Let’s Grow Some Lettuce

Lets Grow Lettuce

Lactuca sativa – Lettuce

Lettuce is an excellent source of vitamin A (in the form of carotenoids), vitamin K, folate and molybdenum. It is also a very good source of dietary fiber, manganese, potassium, biotin, vitamin B1, copper, iron and vitamin C. It is also a good source of vitamin B2, omega-3 fatty acids, vitamin B6, phosphorus, chromium, magnesium, calcium and pantothenic acid. There are only 15 calories in 100 grams (3.5 ounces) of lettuce. The health benefits of lettuce include lower cholesterol levels, boosts heart health, promotes brain health, regular sleep, anxiety control, boosts immunity, skin care benefits, promotes vision health, lower inflammation, fights anemia, support weight loss and prevention of cancer. Lettuce is almost always consumed raw, which gives us more micronutrients than would be dissolved during the cooking process. The crisp and juicy taste of lettuce makes a refreshing snack during hot summer days or when you’re feeling a bit dehydrated. Lettuce can enhance the flavor of any ordinary turkey, chicken or tuna sandwich. Simply put, lettuce tastes delicious.

In the spring, begin setting out lettuce plants about a month before the last frost. Lettuce grows best within a temperature range from 45 to about 80 degrees. Growing lettuce from seed is not only rewarding, it’s super easy too. In fact, lettuce is one of the easiest vegetables to grow from seed, and it takes very little effort to get a great crop of garden fresh lettuce. Successfully growing lettuce from seed is more about timing than anything.

Tender Young Lettuce in the GardenLettuce is great because it doesn’t need a lot of space to grow, so you can tuck it in just about anywhere in your vegetable garden or even in a medium to large container. You can begin planting leaf, romaine and butterhead lettuce as soon as the soil can be worked in the spring. Depending on the variety, lettuce germinates in temperatures between 40 to 85 degrees F. If you plant lettuce in successive plantings, with 10 to 14 days in between, you’ll have an extended harvest. To prevent summer bolt, stop planting one month before warm summer temperatures start. Begin planting fall lettuce in late summer so it reaches maturity when the fall air is cool. The ideal lettuce growing location for spring and fall is in a spot that receives full sun.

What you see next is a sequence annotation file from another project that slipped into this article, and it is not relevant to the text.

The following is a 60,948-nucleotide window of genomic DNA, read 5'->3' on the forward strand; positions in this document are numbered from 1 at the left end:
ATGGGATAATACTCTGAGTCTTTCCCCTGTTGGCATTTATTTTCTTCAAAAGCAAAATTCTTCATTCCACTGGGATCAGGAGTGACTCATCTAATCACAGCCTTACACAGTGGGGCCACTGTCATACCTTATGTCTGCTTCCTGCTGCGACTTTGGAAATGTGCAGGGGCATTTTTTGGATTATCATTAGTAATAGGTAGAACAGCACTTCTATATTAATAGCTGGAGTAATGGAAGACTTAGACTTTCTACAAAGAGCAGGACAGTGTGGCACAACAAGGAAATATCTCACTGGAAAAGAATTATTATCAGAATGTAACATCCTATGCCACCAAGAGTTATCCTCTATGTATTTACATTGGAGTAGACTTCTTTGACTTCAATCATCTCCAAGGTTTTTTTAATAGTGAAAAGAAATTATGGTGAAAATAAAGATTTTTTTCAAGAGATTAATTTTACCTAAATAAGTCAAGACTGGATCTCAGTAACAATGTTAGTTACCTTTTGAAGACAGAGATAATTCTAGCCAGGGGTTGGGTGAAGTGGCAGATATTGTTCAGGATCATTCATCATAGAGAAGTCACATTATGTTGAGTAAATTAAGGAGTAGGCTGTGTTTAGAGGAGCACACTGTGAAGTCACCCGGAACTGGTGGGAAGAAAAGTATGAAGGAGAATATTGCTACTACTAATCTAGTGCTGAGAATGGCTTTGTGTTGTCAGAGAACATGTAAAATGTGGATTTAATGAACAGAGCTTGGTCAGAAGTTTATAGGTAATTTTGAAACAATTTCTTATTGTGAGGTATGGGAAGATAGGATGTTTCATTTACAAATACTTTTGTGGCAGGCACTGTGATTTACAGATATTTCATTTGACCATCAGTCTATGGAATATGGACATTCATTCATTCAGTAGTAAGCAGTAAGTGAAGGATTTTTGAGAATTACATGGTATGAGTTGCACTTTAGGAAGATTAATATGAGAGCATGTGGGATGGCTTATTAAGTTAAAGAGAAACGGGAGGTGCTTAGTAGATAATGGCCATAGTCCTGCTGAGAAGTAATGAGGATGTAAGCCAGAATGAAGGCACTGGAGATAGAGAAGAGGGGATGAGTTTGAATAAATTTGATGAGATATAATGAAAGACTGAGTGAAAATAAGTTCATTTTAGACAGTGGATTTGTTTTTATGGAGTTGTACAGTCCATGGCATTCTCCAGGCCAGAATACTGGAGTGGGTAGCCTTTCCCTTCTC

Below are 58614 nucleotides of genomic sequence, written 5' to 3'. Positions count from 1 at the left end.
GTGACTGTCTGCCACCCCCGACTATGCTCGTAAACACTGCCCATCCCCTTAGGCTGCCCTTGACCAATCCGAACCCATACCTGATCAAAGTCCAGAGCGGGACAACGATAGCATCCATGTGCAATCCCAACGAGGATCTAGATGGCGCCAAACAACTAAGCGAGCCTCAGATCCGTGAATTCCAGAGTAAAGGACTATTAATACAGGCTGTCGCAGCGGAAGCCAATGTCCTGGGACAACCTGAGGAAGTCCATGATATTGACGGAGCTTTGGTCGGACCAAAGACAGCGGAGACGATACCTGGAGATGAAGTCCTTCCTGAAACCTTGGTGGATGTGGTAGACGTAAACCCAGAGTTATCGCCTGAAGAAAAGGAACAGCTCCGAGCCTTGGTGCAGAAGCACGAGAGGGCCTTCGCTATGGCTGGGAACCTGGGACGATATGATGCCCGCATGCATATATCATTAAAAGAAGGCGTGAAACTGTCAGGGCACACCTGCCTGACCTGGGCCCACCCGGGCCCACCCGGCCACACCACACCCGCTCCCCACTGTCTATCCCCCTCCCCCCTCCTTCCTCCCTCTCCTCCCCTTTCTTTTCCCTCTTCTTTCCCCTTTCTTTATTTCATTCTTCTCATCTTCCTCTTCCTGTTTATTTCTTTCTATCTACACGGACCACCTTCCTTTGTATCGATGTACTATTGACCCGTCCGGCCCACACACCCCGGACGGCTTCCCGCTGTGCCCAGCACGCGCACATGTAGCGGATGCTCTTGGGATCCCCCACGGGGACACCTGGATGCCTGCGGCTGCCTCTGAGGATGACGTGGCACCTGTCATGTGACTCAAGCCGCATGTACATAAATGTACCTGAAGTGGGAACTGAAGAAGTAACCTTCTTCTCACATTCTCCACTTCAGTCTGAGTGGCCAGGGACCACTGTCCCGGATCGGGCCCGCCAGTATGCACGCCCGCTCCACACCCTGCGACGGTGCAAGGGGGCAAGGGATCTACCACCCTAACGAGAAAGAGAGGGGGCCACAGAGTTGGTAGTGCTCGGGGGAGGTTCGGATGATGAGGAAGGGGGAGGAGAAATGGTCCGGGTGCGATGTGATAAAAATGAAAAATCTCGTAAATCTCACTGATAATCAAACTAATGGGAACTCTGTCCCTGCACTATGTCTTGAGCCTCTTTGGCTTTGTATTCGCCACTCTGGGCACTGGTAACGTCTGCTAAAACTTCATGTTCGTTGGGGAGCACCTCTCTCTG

Lettuce seeds are often quite small and only require a planting depth of ¼ to ½ inch deep. Growing lettuce in rows gives your garden a traditional look. Consider alternating rows of green and red lettuce for a whimsical touch. When sowing seeds directly into the soil, you should plant approximately 10 seeds per foot. Space your rows 12 to 18 inches apart. Thin leaf lettuce seedlings to either ‘head’ (space 8″ apart) or ‘leaf’ (space 4″ apart).

Lettuce watering should be light, frequent and on a consistent schedule. Your aim is to simply keep the soil moist. Avoid overwatering which can promote and lead to root rot, disease and stunted growth. Also, you don’t need lettuce to develop deep roots. Most lettuce can be harvested between 30 to 70 days after planting. When to harvest lettuce depends on the variety and what it will be used for. Harvesting lettuce in the morning gives you the best flavor. Either cut the entire bundle off at ground level, or just remove a few leaves at a time. Romaine, butterhead and head lettuce are easily cut off near ground level. Here’s a tip – “if you harvest every other plant, you give the remaining plants room to continue growing.


  • Lettuce was first cultivated by the ancient Egyptians who turned it from a weed whose seeds were used to produce oil, into a food plant grown for its succulent leaves and oil-rich seeds.
  • According to Herodotus, lettuce was served on the tables of the Persian kings of the 6th century BC.
  • Columbus evidently carried lettuce to the New World, for its culture was reported on Isabela Island (now called Crooked Island) in the Bahamas in 1494. Lettuce was doubtless among the first garden seeds sown in every European colony on this continent.

Fresh Lettuce in the Garden

Fresh Lettuce from the Garden

Goffle Brook Farms Gardening Classes and Events

Bergen County’s Best Kept Gardening Secret

Goffle Brook Farms – Garden Center/Farmer’s Market

423 Goffle Road Ridgewood,NJ 07450
(201) 652-7540